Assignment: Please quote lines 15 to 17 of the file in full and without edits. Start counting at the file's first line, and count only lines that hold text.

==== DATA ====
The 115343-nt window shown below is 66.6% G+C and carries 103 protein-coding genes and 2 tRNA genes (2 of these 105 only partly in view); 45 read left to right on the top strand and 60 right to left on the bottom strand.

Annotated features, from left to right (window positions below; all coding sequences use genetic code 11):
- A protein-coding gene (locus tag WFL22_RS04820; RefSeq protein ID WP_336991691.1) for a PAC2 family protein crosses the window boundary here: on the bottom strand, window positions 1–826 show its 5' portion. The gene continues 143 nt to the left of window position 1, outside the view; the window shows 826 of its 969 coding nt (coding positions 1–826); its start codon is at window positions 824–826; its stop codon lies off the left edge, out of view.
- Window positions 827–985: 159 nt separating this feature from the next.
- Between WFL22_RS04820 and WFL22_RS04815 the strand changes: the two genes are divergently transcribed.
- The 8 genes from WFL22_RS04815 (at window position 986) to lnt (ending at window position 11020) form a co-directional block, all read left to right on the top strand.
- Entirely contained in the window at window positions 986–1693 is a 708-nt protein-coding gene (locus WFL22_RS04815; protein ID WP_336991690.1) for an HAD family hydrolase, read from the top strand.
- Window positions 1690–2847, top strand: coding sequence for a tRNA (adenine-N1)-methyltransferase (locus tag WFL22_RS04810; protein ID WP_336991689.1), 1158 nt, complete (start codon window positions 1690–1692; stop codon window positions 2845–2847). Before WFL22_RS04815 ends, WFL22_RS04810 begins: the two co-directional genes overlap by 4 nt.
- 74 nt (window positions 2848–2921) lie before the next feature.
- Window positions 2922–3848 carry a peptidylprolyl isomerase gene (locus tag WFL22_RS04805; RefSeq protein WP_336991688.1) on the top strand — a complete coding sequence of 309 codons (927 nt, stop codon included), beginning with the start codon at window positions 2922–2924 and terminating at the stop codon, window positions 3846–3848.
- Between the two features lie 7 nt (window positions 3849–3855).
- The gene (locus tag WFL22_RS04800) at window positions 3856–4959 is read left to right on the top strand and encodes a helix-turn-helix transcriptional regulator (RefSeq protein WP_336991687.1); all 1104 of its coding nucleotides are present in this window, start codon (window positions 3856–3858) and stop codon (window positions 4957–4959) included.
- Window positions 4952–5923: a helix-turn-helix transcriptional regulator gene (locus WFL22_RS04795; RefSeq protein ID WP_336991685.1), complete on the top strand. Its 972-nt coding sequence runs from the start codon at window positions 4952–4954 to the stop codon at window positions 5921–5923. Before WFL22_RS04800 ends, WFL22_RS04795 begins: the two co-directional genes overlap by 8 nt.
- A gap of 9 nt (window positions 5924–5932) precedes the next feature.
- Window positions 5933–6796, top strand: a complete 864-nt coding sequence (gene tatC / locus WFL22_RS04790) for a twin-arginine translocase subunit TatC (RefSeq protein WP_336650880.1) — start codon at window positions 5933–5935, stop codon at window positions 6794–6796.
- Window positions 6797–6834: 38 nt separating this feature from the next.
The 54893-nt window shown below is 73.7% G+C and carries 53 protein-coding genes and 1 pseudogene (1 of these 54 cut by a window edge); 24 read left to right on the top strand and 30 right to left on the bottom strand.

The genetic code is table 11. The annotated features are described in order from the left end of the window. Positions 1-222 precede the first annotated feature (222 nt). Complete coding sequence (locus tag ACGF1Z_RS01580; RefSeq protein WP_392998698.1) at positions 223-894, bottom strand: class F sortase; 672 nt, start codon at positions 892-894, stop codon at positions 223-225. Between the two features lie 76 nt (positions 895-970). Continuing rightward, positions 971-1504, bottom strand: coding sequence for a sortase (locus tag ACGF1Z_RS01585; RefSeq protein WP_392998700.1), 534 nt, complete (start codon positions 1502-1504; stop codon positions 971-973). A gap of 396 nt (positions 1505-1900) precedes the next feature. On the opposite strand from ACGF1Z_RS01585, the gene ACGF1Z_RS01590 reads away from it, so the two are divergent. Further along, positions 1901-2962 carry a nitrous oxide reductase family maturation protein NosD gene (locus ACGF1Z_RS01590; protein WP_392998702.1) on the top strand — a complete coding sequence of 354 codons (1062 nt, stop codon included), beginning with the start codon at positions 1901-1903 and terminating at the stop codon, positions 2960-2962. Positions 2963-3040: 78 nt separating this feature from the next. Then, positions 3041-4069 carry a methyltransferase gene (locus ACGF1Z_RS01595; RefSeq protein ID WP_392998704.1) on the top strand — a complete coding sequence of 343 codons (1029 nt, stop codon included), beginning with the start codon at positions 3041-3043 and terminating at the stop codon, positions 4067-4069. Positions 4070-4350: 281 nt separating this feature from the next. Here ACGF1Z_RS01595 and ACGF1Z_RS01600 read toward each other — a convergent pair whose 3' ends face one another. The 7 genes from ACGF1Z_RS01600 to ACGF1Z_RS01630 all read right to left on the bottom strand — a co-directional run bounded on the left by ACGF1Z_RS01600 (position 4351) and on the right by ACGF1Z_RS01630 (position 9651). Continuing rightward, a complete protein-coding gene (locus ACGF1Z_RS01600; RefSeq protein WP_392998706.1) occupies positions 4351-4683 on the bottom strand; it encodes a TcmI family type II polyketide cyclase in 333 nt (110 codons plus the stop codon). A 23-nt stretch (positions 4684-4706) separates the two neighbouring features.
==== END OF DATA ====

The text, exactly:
- Window positions 5933–6796, top strand: a complete 864-nt coding sequence (gene tatC / locus WFL22_RS04790) for a twin-arginine translocase subunit TatC (RefSeq protein WP_336650880.1) — start codon at window positions 5933–5935, stop codon at window positions 6794–6796.
- Window positions 6797–6834: 38 nt separating this feature from the next.
The 54893-nt window shown below is 73.7% G+C and carries 53 protein-coding genes and 1 pseudogene (1 of these 54 cut by a window edge); 24 read left to right on the top strand and 30 right to left on the bottom strand.